As the sun sets in the west, the little crowd at the thorn tree gets a bit restless. They’re all there, of course, even old mister Featherbosom, who flew over from London for the occasion. Sally, who has finished editing her adocumentary, sulks away in the shadows – she hates the desert. When Boggel asked him what happened during their prolonged stay in the Kalahari, Platnees laughed and said it’s still too early to tell the story. He says some stories are like red wine – it must mature first.
Boggel has set up a bar under the wide branches, and is doing brisk business.
“It’s been three months,” Vetfaan wipes a drop of sweat from his forehead, “and it’s full moon tonight. !Ka promised…”
“Stop fretting, Vetfaan. !Ka is a man of his word.” Changing the subject, he adds: “My, how the time flew! It’s like yesterday you told us she went walkabout with the Bushmen.”
Maybe it flew for you, Boggel, Vetfaan thinks, but this has been the longest three months of my life. I counted every second, every minute, as they dragged by. He doesn’t say it, though, while his eyes scan the gloom for any sign of her return. They’ve been waiting all day. Fortunately, Sammie saw Fanny’s return as a business opportunity, and has been braaing all day. Of them all, he seems to be the happiest.
Featherbosom crooks a finger, calling Vetfaan over to his chair next to the fire.
“You sure about this? I only agreed because you gave me your word. And now the day is almost gone and my daughter is missing.” The accusation in his voice is unmistakable. “If anything happened to her…”
“…I’d never forgive myself, sir. I’m as worried as you are, but I’m sure !Ka won’t break his promise. They should be here soon.” Even as he said it, he realised how hard it must be for the Londoner to believe him. Following Boggel’s example by changing the subject, he prods the old man on the adocumentaries. “Well, at least Sally did a sterling job, don’t you think? I like the one with the porcupines.”
“Haw! That’s in your face. I like the hyena better. It’s much more subtle. People will talk about that one, for sure. They’ll get the message in the end: don’t be afraid – wear clothing that tells the world you’re not shy to be a man or a woman. The baggy, unisex thing deprives people of their pride and self-image: it takes away individuality,.. And the Rhino? Priceless!”
“And you’re going to insist on these animal-messages being added to all advertisements you handle? World-wide?”
“Oh yes. Sally has produced over a hundred so far, with messages of individual rights, social respect, cultural diversity. The hard ones hit out at xenophobia, rape, crime and murder. Once the big brands realise the value of healthy societies, they’ll jump at the opportunity. After all – happy people spend more money on luxuries and less on guns and electronic alarms – especially if these messages permeate through to the masses. And then there’s the full length film on the fragile eco-system in the Kalahari. Quite superb, I must say. Sally doesn’t know it yet, but she’s going to spend the next five years doing similar films in the various nature reserves of Southern Africa. I’ve already sold the idea to National Geographic – they’re quite excited about the project.”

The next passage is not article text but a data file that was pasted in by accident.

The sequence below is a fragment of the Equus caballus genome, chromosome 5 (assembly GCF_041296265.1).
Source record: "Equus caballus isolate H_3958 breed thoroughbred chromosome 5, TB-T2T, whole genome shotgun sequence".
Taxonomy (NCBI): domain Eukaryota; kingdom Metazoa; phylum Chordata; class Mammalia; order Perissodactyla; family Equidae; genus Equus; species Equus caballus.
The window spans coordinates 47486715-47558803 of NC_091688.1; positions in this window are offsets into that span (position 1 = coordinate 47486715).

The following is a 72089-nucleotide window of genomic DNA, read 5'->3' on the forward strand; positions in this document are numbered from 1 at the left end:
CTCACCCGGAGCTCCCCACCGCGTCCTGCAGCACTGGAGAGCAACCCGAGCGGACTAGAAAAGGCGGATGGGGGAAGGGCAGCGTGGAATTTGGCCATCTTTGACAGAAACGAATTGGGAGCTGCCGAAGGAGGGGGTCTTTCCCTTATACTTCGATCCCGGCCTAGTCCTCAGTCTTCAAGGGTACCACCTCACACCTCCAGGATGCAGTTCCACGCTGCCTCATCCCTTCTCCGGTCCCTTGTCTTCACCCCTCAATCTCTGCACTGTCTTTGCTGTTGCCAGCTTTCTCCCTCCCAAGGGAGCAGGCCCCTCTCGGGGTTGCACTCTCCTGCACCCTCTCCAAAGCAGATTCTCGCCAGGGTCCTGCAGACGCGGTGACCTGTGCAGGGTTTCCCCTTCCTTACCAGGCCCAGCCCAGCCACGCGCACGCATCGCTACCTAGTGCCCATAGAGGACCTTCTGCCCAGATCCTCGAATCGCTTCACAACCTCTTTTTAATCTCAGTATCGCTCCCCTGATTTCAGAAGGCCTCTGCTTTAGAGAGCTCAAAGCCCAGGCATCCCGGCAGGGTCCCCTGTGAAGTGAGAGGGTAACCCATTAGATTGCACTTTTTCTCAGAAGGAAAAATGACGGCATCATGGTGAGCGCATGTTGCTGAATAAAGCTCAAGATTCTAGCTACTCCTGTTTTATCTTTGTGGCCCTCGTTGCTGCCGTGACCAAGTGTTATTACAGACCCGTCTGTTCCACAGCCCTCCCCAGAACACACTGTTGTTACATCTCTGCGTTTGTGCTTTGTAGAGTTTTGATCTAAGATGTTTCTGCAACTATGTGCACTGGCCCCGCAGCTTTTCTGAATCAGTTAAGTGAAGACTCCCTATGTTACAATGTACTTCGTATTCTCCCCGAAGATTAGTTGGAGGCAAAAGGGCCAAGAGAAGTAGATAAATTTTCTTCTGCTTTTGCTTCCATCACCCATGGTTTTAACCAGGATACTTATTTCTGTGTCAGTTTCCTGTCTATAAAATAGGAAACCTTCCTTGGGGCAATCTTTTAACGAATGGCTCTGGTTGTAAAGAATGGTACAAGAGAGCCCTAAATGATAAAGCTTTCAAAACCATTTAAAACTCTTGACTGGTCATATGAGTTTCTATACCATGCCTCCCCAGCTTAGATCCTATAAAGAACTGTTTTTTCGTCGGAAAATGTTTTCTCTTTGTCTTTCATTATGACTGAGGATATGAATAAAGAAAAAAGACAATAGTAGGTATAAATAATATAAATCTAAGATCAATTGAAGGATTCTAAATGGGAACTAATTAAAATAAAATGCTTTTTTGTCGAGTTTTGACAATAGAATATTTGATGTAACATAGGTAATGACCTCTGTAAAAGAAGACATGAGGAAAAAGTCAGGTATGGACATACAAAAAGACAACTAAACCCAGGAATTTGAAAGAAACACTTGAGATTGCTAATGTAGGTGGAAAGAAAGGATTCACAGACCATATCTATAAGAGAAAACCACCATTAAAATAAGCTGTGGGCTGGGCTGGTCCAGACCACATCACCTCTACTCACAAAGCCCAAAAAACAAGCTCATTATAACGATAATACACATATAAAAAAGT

Full moon in the Kalahari is a magnificent sight. The last rays of sunlight still colour the evening sky in an amazing red hue, making the yellow orb stand out in all it’s splendour. An eerie silence falls on the group as they watch it rise ever so slowly.
“It is time,” Vetfaan whispers as he crosses his fingers. “Please, !Ka, it is time…”
At the precise moment the moon clears the horizon, they hear the singing. Softly at first, but growing stronger by the minute, the melody wafts toward them on the soft breeze. And then, in the bright moonlight, they see the shadowy figures approaching.
Vetfaan recognises old !Ka leading the way. Behind him a group of women and children follow in an irregular pattern, dancing to the tune; with the traditional shakers made of antelope ears around their ankles providing the tempo for the song. His desperate eyes flit this way and that, seeking the bulky frame of Fanny amongst the dancers.
When they are about ten paces away, !Ka holds up his hand. The feet and the melody stop.
“Where’s my daughter! What have you done to my little girl?” Featherbosom’s anguished cry splits the night.
!Ka ignores the rude greeting and walks over to Vetfaan.
“I am here,” he says.
“I see you,” Vetfaan answers in the accepted custom.
“Miss Fanny is well,” !Ka says.
“I trusted you. I know you looked after her well.” Bushman culture demands respect for both parties.
“Where. Is. My. Daughter?” Featherbosom can’t stand it any more.
!Ka allows a small smile to wrinkle his the lines of his face. Then, bowing slightly to Feaherbosom, he turns back to his people.
And then a woman steps forward. She moves with natural grace as her lithe body floats across the sand. Only when she enters the circle of light around the fire, can Vetfaan make out the way she is dressed. Her skirt is made of rabbit skins, kneaded to perfect softness; the jacket of springbuck hide, the sandals a perfect pair of duiker skins. The ostrich-shell necklace shines almost-too white in the light of the flames, contrasting perfectly with the deeply tanned skin.
And then, the most beautiful woman Vetfaan has ever seen, smiles at her father, and says two simple words – Hello, Daddy.
And then, she turns to Vetfaan. Their eyes meet. And then, for a moment, time stands still. The other people disappear. There is no fire, no tree.
Only a man. A woman.
And the moon…
(To be continued…)